Winslow Homer’s A Visit from the Old Mistress, National Museum of American History
In 1876, Winslow Homer painted A Visit from the Old Mistress, which captures a tense encounter between freed slaves and the wife of their former owner. “The animosity and the seething anger in the picture make people step closer and then recoil,” says chief curator Eleanor Harvey. “It’s confrontational, and it does not let the viewer off the hook.” In this way, she adds, Homer is the “conscience of the nation” during and after the Civil War. A Visit from the Old Mistress acknowledges the emancipation of the slaves, but also suggests that there is still work to do and relationships to mend. The painting will be exhibited in “The Civil War and American Art,” opening November 16, 2012.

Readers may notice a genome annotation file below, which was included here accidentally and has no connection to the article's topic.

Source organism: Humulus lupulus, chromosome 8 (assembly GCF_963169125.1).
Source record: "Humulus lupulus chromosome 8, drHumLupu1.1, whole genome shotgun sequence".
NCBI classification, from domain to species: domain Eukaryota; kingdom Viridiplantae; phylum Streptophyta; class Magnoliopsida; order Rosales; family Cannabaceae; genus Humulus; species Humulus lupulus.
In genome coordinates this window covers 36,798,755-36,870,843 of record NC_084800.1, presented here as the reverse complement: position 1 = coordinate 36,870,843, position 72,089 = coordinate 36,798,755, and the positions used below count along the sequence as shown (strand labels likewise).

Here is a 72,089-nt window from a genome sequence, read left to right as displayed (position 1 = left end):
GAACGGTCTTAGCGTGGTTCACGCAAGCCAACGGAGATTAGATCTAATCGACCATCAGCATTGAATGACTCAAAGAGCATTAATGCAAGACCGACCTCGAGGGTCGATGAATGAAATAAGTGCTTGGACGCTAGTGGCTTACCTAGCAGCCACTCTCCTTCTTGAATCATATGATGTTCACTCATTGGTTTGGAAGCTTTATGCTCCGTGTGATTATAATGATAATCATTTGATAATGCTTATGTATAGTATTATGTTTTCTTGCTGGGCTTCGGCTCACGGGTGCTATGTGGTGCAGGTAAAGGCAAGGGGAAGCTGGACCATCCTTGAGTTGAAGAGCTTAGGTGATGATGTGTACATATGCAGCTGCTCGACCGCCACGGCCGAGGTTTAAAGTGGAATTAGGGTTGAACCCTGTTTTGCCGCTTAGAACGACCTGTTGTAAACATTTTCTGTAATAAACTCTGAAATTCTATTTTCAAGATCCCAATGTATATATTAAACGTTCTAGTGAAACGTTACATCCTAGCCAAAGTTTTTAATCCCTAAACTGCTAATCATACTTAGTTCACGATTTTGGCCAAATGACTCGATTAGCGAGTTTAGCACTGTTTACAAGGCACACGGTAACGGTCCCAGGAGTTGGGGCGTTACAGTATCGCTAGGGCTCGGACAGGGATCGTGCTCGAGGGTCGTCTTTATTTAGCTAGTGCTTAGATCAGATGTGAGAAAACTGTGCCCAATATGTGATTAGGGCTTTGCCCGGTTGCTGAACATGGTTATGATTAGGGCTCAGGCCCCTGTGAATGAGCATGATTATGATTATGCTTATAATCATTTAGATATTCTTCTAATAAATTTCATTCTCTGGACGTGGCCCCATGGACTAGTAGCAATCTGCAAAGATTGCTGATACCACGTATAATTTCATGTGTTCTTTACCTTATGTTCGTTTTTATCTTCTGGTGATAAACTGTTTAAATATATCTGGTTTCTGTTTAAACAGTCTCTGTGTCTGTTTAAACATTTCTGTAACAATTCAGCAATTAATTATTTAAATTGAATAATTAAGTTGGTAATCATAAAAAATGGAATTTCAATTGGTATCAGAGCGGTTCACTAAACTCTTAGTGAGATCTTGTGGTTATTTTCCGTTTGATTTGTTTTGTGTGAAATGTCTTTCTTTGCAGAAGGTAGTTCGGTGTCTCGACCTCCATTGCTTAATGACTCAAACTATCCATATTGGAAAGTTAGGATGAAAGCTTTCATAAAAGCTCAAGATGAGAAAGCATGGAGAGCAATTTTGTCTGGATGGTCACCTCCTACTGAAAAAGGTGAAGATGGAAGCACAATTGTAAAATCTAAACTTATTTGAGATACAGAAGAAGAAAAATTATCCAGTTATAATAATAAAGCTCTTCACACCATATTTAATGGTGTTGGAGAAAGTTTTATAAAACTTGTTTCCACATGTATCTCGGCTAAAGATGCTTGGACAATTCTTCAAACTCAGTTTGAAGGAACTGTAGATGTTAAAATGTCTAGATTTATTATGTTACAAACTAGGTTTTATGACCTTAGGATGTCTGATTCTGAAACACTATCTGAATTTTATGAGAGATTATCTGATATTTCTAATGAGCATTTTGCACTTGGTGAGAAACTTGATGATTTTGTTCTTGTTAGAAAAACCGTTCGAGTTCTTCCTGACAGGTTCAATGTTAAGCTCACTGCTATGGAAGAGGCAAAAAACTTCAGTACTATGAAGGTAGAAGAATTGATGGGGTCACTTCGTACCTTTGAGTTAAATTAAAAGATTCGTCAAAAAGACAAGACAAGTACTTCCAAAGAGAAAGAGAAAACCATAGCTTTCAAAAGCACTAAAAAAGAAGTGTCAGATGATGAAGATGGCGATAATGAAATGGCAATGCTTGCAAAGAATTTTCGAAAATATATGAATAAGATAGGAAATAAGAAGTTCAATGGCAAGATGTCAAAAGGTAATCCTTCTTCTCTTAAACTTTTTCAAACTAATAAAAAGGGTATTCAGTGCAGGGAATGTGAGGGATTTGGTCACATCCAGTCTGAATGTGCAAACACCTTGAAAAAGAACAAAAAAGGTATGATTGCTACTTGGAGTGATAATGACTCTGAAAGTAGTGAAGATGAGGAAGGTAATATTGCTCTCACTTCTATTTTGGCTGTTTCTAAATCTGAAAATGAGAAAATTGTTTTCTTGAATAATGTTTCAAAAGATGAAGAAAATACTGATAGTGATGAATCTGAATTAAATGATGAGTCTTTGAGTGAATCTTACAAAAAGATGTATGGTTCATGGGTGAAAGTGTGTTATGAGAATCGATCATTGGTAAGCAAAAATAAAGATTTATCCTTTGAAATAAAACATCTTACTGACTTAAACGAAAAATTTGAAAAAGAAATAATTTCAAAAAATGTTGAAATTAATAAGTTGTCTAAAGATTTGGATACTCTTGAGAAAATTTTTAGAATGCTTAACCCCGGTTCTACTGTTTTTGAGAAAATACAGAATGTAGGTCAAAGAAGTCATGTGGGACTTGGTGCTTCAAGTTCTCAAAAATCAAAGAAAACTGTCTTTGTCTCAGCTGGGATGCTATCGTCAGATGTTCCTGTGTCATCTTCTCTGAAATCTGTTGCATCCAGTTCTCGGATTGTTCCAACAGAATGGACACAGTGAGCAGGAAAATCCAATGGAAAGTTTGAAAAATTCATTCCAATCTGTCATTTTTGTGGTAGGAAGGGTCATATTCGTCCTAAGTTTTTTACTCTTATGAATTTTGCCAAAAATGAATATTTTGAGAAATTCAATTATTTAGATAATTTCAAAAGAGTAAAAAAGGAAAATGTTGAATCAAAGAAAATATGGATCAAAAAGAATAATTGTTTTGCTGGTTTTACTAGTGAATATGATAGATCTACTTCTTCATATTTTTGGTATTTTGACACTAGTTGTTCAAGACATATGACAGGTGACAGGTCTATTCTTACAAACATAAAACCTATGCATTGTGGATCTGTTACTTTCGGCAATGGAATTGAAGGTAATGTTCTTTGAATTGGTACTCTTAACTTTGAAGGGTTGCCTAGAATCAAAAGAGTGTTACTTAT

by Megan Gambino